Epidemiologic study of insecticide exposures, obesity, and risk of bladder cancer in household dogs

J Toxicol Environ Health. 1989;28(4):407-14. doi: 10.1080/15287398909531360.


A case-control study of household dogs was conducted to determine if exposure to sidestream cigarette smoke and chemicals in the home, use of topical insecticides, and obesity are associated with the occurrence of bladder cancer. Information was obtained by interview from owners of 59 dogs with transitional-cell carcinoma of the bladder and 71 age- and breed size-matched control dogs with other chronic diseases or neoplasms. Bladder cancer risk was unrelated to sidestream cigarette smoke and household chemical exposures. Risk was significantly increased by topical insecticide use (OR = 1.6 for 1-2 applications per year and OR = 3.5 for greater than 2 applications per year; chi 2 trend; p = .008). This risk was enhanced in overweight or obese dogs. Further studies of this canine model may facilitate identification of specific carcinogens present in insecticides commonly used on pet animals and in the environment.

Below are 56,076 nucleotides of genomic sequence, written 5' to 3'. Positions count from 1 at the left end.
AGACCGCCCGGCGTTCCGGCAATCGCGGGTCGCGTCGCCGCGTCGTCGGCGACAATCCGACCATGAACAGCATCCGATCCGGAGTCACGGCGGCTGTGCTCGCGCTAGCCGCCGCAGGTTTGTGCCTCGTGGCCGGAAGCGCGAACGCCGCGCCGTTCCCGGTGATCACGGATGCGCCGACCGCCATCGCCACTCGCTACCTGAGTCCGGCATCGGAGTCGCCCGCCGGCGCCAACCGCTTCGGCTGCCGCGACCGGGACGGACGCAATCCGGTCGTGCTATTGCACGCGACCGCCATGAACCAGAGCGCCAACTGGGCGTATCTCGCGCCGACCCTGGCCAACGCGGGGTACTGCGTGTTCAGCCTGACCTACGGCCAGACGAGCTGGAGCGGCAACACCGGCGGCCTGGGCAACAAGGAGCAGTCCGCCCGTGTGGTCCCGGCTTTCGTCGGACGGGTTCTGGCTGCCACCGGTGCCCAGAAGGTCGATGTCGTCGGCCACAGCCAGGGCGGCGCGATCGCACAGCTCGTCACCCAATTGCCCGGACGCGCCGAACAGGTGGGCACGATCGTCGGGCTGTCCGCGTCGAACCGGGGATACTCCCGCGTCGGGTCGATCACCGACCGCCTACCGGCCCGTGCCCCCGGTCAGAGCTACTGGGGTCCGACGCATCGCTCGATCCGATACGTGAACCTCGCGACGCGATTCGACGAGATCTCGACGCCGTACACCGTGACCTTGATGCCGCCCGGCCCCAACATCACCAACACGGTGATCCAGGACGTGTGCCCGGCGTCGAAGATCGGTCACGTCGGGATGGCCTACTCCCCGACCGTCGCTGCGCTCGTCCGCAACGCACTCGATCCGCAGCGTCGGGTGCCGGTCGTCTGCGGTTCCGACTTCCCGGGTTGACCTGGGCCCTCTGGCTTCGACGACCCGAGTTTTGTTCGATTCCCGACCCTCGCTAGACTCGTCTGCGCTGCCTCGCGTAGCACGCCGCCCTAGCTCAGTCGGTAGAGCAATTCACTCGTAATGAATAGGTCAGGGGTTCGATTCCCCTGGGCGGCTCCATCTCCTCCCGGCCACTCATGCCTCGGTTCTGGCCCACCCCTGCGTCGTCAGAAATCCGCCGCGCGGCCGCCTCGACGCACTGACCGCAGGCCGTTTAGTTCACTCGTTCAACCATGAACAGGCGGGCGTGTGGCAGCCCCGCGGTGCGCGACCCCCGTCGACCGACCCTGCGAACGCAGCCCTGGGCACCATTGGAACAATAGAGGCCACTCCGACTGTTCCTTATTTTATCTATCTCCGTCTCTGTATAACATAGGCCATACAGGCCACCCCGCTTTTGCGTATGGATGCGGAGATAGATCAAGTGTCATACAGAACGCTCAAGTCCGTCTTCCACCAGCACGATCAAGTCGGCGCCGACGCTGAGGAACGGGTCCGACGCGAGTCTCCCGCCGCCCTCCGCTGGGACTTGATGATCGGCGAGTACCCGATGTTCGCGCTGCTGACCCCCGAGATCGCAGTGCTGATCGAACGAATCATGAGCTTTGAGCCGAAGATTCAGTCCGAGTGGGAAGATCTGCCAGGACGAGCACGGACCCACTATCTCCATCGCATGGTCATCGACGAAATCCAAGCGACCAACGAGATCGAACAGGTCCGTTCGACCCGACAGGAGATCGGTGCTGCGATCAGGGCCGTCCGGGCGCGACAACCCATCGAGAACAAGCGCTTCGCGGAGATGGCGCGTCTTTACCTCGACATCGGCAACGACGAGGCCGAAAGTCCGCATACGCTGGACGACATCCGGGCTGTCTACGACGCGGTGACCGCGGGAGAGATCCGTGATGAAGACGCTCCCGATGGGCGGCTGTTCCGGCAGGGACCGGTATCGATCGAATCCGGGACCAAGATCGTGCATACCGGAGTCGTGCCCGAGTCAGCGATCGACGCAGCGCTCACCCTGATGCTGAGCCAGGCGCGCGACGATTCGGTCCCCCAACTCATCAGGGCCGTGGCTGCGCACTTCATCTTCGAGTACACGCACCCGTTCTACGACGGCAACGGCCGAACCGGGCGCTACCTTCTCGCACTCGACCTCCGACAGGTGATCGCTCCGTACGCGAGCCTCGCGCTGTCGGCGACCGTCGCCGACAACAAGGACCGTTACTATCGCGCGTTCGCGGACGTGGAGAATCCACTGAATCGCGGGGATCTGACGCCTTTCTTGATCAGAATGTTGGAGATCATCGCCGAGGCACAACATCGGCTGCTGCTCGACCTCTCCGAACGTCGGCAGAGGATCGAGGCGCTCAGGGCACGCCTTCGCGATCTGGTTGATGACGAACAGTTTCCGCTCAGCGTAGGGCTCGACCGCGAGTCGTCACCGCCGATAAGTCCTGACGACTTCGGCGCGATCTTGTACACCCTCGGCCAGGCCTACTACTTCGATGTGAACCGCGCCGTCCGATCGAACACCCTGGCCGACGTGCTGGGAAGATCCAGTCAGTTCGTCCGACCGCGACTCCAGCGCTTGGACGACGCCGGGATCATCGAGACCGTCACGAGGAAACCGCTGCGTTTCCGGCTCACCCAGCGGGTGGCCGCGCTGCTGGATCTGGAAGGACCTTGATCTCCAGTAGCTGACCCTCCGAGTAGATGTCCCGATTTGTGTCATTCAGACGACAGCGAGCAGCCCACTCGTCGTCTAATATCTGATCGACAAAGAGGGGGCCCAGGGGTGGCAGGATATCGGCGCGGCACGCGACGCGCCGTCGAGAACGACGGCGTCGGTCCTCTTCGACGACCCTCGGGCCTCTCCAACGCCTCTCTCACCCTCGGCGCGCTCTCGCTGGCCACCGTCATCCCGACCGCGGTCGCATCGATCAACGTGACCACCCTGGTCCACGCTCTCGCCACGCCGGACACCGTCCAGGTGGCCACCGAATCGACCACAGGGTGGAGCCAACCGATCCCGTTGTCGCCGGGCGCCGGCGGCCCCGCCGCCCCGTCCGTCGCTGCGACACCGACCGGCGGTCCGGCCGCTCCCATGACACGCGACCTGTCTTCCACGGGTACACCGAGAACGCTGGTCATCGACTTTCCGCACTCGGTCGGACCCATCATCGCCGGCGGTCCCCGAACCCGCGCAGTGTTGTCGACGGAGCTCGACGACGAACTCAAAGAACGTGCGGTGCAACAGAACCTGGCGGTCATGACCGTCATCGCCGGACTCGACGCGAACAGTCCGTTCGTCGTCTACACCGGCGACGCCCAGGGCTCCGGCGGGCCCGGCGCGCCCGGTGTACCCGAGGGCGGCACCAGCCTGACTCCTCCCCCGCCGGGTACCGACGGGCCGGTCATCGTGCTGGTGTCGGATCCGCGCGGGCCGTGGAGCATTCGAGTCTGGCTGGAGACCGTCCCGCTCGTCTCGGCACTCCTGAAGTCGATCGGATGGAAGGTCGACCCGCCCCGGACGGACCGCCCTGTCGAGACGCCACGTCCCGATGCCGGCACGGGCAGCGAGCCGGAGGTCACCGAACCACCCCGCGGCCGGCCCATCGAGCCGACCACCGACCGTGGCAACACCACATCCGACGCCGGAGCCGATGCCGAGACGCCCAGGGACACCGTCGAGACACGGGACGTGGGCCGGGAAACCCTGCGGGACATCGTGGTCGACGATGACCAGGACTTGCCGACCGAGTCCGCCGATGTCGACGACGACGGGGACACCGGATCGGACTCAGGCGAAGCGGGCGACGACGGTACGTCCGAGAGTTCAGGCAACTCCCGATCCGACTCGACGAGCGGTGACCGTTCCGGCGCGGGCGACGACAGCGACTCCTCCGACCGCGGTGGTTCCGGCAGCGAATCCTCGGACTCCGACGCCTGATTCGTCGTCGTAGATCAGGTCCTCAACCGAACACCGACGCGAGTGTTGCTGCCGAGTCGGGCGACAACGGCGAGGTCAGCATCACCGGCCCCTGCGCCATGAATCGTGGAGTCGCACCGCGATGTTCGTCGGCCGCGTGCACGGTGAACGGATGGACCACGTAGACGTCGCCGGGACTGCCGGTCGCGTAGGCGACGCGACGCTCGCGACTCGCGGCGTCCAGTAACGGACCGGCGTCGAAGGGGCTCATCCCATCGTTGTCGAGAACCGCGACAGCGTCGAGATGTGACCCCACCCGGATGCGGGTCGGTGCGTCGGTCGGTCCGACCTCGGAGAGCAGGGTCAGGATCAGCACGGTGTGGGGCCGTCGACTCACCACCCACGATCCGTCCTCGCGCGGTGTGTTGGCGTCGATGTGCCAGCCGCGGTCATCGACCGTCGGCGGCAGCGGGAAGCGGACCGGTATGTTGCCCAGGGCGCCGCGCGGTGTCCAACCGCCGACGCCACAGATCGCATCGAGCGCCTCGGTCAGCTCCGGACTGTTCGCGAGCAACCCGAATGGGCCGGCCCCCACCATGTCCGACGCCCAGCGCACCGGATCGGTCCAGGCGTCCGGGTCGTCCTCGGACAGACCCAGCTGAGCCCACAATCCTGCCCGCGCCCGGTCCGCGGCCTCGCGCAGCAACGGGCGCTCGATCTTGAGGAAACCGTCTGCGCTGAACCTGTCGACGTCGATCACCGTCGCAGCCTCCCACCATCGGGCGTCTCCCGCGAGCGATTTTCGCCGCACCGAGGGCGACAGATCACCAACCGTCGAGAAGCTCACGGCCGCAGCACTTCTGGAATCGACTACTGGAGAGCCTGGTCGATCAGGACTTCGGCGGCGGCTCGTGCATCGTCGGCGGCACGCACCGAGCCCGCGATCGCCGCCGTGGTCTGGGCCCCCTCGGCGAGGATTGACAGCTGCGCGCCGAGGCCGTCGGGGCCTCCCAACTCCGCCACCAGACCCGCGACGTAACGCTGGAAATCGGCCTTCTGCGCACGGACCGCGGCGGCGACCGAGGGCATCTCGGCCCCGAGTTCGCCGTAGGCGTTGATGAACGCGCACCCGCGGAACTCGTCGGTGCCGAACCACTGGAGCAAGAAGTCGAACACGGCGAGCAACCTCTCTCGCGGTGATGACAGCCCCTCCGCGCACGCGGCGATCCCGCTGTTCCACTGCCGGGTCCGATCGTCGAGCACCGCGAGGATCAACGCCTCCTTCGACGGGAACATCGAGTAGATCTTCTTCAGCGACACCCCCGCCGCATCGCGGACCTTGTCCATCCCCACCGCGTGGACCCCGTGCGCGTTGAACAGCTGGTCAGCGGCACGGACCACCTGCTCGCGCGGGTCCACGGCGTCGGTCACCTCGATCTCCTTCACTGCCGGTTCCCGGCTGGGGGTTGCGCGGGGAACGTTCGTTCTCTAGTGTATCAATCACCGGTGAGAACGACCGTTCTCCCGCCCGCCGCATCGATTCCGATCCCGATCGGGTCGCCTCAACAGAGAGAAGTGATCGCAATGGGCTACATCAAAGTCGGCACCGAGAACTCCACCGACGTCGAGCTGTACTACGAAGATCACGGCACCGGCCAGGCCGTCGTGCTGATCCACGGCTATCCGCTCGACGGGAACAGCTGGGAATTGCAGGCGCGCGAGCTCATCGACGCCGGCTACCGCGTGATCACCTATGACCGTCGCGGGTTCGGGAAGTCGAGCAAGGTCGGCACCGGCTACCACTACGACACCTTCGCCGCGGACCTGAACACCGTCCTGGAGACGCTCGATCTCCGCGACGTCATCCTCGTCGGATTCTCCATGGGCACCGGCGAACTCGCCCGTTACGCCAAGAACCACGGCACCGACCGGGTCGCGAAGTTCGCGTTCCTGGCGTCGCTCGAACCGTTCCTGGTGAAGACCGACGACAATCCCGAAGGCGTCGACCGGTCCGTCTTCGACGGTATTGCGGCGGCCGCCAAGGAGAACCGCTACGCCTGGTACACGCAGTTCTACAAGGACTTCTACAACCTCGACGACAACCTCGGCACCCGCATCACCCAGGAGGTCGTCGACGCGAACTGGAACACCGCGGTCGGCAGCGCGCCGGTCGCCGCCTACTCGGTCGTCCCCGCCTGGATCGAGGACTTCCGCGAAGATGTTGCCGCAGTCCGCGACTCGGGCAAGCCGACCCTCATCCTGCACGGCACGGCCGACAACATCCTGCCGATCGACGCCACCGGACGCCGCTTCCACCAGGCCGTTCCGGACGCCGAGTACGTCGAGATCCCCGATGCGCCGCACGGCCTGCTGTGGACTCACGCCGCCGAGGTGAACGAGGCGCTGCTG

Publication types

  • Research Support, U.S. Gov't, P.H.S.

MeSH terms

  • Administration, Cutaneous
  • Animals
  • Animals, Domestic
  • Carcinoma, Transitional Cell / epidemiology
  • Carcinoma, Transitional Cell / etiology
  • Carcinoma, Transitional Cell / veterinary*
  • Case-Control Studies
  • Data Interpretation, Statistical
  • Dog Diseases / epidemiology*
  • Dog Diseases / etiology
  • Dogs
  • Female
  • Insecticides / adverse effects*
  • Male
  • Obesity / complications
  • Obesity / veterinary*
  • Risk Factors
  • Tobacco Smoke Pollution / adverse effects
  • Urinary Bladder Neoplasms / epidemiology
  • Urinary Bladder Neoplasms / etiology
  • Urinary Bladder Neoplasms / veterinary*


  • Insecticides
  • Tobacco Smoke Pollution